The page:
Hindi
Typography
  • Smaller Small Medium Big Bigger
  • Default Helvetica Segoe Georgia Times
{mosimage}I accidentally happened to pick up the DVD of Hindi All time classic - Hrishikesh Mukherjee's "Abhimaan" (Self Respect) recently. I had seen this movie in DD-1 many years back when I was too young but couldn't remember much of it now. When I saw it recently I was just swept away by its old world charm. I fell in love with Jaya Bhadhuri, Hrishikesh Mukherjee and its timeless songs, not necessarily in that order. End of the movie I was reminded of another movie that came years later - Akele Hum Akele Tum (AHAT), which also shared few similarities like successful female protagonsits, marital conflict set and most of all deriving their plot form Hollywood. (Abhimaan = A Star is born, AHAT = Kramer vs Kramer) While Abhimaan has managed to live eternally as classic, AHAT was relegated to dark corner as an unsuccessful remake, sincere performance of Aamir Khan and another flop of Manisha Koirala.

{tab=Abhimaan}
{mosimage}It is all about proud, successfull Subi Kumar who enjoys loyalty of the female fans from all walks and stages of life (his picture in Filmfare cover is storked by a 'hungry' fan, small girls dancing to his tunes, turning on by his song while applying lipstick), adulation with a macho swagger on stage (Meet Na Mila...). Subhir falls in love with Radha, a simple village girl from his aunt's place, for her divine voice. After hearing her in their wedding reception, a maestro predicts trouble for Subir's life because she is more talented than him and will overtake him in no time. Regrettably his words come true, Radha carves a niche for herself in the tinselville, and Subir's ego is hurt. She offers to cut down her work but he ends up humiliating her more. A vulnerable Radha returns her father's home lonely, suffers a miscarriage that turns her more of a vegetable. Subir realises his mistake and recovers her to normalcy.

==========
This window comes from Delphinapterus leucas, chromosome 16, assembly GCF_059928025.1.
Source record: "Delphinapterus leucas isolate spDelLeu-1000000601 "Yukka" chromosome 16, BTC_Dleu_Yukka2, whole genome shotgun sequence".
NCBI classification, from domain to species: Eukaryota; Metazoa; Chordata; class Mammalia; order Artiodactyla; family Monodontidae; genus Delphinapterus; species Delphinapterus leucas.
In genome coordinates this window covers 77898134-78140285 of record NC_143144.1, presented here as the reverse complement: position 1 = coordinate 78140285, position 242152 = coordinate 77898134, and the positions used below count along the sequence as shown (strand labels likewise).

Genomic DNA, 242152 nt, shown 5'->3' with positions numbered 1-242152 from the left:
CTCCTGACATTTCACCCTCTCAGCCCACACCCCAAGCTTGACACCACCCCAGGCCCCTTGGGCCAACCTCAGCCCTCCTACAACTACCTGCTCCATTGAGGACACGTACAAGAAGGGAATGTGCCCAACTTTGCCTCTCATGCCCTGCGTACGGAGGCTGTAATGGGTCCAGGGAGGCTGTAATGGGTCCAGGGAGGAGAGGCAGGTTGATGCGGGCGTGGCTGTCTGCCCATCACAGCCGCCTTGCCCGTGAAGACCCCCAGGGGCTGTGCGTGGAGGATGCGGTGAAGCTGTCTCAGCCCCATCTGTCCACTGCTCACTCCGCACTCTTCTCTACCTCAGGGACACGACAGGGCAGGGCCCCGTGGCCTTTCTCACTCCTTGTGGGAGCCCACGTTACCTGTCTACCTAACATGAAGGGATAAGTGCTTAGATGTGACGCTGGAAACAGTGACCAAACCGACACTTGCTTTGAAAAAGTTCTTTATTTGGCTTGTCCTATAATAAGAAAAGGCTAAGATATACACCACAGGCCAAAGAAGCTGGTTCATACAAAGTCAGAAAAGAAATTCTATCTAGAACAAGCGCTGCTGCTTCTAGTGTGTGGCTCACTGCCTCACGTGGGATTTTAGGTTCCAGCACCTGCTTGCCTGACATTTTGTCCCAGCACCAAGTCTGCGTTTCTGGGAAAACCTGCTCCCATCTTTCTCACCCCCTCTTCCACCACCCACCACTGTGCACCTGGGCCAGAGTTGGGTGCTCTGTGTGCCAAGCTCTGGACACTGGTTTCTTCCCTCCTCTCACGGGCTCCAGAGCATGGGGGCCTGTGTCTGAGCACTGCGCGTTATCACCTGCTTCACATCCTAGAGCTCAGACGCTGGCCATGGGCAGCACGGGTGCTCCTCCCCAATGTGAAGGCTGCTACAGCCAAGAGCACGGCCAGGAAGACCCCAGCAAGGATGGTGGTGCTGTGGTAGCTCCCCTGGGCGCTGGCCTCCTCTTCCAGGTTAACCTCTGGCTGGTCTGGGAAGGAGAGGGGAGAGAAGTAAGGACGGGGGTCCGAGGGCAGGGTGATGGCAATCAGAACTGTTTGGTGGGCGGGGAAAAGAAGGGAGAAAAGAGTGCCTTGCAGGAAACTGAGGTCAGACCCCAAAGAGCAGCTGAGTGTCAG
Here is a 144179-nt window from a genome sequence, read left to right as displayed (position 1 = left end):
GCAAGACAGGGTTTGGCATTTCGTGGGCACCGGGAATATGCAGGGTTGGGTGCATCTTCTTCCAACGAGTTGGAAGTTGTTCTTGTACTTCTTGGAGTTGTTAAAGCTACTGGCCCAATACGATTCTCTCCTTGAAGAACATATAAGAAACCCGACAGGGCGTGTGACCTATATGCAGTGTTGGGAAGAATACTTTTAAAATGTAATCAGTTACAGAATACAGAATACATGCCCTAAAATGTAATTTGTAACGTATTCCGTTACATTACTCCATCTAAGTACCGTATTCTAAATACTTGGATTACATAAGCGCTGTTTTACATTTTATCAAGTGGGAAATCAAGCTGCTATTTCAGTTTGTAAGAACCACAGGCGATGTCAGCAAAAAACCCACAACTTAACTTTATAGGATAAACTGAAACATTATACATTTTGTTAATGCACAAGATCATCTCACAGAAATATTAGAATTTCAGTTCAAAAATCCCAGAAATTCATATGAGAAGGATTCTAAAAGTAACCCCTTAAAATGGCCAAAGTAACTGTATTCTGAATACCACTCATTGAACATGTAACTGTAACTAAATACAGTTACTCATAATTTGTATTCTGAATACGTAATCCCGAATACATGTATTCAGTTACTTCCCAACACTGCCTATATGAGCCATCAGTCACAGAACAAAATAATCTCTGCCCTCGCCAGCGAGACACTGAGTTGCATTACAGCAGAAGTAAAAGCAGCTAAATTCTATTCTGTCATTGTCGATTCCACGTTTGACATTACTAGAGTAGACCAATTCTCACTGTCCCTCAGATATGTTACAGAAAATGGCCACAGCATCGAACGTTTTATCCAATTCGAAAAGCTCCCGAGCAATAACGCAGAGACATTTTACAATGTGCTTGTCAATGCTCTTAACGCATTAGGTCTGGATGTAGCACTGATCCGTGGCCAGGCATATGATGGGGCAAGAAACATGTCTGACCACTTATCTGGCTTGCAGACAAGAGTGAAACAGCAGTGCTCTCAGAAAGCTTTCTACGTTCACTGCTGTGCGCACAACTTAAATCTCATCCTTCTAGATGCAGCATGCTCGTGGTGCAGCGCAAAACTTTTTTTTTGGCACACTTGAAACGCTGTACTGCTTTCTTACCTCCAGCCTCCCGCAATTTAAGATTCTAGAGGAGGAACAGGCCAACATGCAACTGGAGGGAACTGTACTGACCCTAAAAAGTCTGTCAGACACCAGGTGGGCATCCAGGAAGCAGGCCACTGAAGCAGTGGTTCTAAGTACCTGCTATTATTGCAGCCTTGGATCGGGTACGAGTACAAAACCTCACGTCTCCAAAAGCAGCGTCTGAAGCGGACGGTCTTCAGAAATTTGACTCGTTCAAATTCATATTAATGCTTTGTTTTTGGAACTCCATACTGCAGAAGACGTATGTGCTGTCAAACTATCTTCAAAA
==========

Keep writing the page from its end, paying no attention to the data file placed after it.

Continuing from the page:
I loved this movie for the performance of Jaya Bhadhuri. She was starkly against convention - short, not westernised yet she simply stole the hearts of audiences with the performance. Her magnetic charisma is so strong that I couldn't resist falling in love with her and no wonder tall Amitabh was smitten by her. Jaya's silence is far more effective and her calm, composed personality, an amazing screen presence that works wonder for the portrayal of Radha.

Second reason I loved was its timeless magic quality about songs composed by RD Burman. The movie is about a musical couple, so it's role is very important. I am still awestruck by its lyrical quality. Lataji's solo are feast for the strong appetite of music lovers. Given any day I prefer her 'Piya Bina..' & 'Lute Koi Man ka..' than any other today's songs. A rare instance of film's album diplaying the depth and poignancy.

What worked in favour of Abhimaan? - As said above the old world charm, simplicity in scenes and their execution have a major hand in it. Almost every character is sharply etched, unwanted scenes appear nowhere in hindsight and also the apt casting. The way the characters evolve are beautiful, just like Subir's reaction to the remuneration of Radha and hiking his salary just for the effect of ego, weaning of their marriage is symbolised by the early morning bed time romance sequences are few to name.

Again Abhimaan's success could be the mirror to the chauvinism of society. Radha offers to step down to save her marriage, which found its favour with the Indian male audience. Also Radha had a miscarriage, turns vegetable, suffers a lot which garnered the sympathy with lady audience. The movie ends with a hurried, melodramatic climax with restoring the Radha's life to normalcy by infusing music in her again. Just a hint that Subir will pillar Radha's career than distancing her from music in future. A subtle message that is left to audience's interpretation.